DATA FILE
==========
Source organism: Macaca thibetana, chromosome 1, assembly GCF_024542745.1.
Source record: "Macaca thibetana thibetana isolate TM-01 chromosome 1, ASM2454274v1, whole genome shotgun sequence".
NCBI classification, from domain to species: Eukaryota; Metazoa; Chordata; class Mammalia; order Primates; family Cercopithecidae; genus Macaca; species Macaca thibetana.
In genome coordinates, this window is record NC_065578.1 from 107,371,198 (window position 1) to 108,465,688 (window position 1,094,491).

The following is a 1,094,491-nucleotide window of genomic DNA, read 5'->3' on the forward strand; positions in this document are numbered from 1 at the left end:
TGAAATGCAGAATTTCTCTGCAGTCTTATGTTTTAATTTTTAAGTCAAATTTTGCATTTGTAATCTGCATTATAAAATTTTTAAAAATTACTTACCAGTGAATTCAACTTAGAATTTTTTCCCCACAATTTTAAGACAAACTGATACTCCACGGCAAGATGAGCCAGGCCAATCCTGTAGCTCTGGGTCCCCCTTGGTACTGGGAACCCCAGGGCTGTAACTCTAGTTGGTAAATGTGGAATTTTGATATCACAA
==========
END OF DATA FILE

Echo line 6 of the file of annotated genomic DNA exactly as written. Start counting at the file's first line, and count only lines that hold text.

TGAAATGCAGAATTTCTCTGCAGTCTTATGTTTTAATTTTTAAGTCAAATTTTGCATTTGTAATCTGCATTATAAAATTTTTAAAAATTACTTACCAGTGAATTCAACTTAGAATTTTTTCCCCACAATTTTAAGACAAACTGATACTCCACGGCAAGATGAGCCAGGCCAATCCTGTAGCTCTGGGTCCCCCTTGGTACTGGGAACCCCAGGGCTGTAACTCTAGTTGGTAAATGTGGAATTTTGATATCACAA